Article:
Abbotabad Pakistan



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History of Abbottabad

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Abbottabad was a city of British India and the headquarters of Hazara Division (then a district). It was named  after Major James Abbott. Major Abbott settled this district in 1853 after the annexation of the Punjab and he became its first Deputy Commissioner. Abbottabad was  an important military cantonment and sanatorium, being the headquarters of a brigade in the second division of the northern army corps. The garrison consisted of four battalions of native infantry (Gurkhas) and four native mountain batteries. In 1901 the population of the town and cantonment was 7764. In 1902 income averaged around Rs. 14,900 and the expenditure around Rs. 14,000. In 1903 the  income averaged Rs. 22,300, chiefly derived from octroi, while expenditure was around Rs. 18,110. The receipts and expenditure of cantonment funds during the ten years ending 1902-3 averaged Rs. 7,301. The chief public institutions were the Albert Victor unaided Anglo-Vernacular High School, a municipal Anglo-Vernacular High School and a Government dispensary.  Before leaving, Major Abbott wrote a poem titled "Abbottabad

Travel Guide to Abbottabad

From a tourist point of view abbottabad is noted for its verdant parks, gardens, golf course and pine covered hills, apart from this it is full of educational institutions and Academies. Its importance lies in the fact that it serves as an important gateway to almost all-beautiful places in Pakistan. The formidable Karakorams & the enchanting Himalayas can be approached from Abbottabad. The importance of this city has diminished with the completion of Karakoram Highway because in the past the only track available to reach the majestic Karakoram, was through Babusar Pass, which in its turn, could only be approached through Abbottabad. In spite of this development, the city continues to be a transit city for tourists. Abbottabad is the junction from where one can go to places like Hunza, Gilgit, Skardu and Indus Kohistan, of the Karakoram Range. One can easily reach Swat, Swati Kohistan, Dir and Chitral of the Hindukush Range along with Naran, Saif-ul-Muluk, Shogran and Babusar Pass of the Himalayan Range. Neelum, Lipa and Jhelum Valley of beautiful Azad Kashmir are also connected through Abbottabad.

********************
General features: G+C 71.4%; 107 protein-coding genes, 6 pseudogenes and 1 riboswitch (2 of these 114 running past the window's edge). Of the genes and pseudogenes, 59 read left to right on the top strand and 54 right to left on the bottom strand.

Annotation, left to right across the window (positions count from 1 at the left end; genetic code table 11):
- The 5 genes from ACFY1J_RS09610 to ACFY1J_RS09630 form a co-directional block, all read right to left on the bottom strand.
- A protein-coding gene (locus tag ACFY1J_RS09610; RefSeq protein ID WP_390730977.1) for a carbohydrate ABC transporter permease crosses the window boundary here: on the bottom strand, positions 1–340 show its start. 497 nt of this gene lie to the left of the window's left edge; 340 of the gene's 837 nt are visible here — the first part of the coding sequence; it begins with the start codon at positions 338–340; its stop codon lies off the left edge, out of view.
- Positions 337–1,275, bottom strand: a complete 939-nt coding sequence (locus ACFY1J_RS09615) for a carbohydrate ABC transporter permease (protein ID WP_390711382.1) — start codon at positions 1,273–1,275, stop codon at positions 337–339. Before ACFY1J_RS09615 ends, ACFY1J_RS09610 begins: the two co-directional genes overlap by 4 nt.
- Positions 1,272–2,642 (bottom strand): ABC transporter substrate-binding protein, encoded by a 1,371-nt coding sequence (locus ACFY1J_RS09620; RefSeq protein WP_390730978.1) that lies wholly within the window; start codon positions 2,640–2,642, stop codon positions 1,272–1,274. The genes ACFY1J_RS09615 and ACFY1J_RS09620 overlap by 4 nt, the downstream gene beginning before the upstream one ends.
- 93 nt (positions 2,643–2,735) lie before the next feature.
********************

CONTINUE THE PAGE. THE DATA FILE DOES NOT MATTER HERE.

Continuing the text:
While other hill stations are deserted during winter this place is blessed with visitors due to the bracing winter season. The place has beautiful gardens like; Jinnah Garden, Ladies Garden etc maintained by the local Cantonment Board. The splendid stretch of turf promises plenty of room for polo, football, hockey and golf. At the back of the station towards the west is the Brigade Center, which is an ideal place ideal for walks and picnic.

The Cantonment area of Abbottabad is still very British. The European bungalows, the club, the church and cemetery are still there.

Abbottabad, apart from being famous for its educational institutions and Military Academy, also serves as the gateway to almost all beautiful places in Pakistan.

The formidable Karakorams, the enchanting HImalayas and the deadly Hindukush, can also be approached from Abbottabad.

Though the importance of the city has been diminished a little by the completion of Karakoram Highway because, in the past, the only track available to reach Karakoram was through Babusar Pass, which in its turn, could only be approached through Abbottabad.

In spite of this development, the city continues to be a transit city for the tourists. Abbottabad is the junction from where one can go to places like Hunza, Gilgit, Skardu and Indus Kohistan, of the Karakoram Range. One can reach Swat, Swati Kohistan, Dir and Chitral of the Hindukush Range. And one can approach Naran, Saif-ul-Muluk, Shogran and Babusar Pass of the Himalayan Range. Neelum, Lipa and Jhelum Valley of beautiful Azad Kashmir are also connected through Abbottabad.

While other hill stations are deserted during winter this place has visitors due to the bracing winter. The place has beautiful gardens, Jinnah Garden, Ladies Garden and another garden maintained by the Cantonment Board. To the splendid stretch of turf with plenty of room for polo, football, hockey and golf. At the back of the station to the west is the Brigade Centre, ideal for walks and picnic.

The Cantonment area of Abbottabad is still very British. The European bungalows, the club, the church and cementery are still there.

Abbottabad is an hour's drive from Nathia Gali, the summer capital of the North West Frontier Province, which is from Nathia Gali to Abbottabad is about 34 km dropping steeply through the beautiful valleys with few trees to the river bed.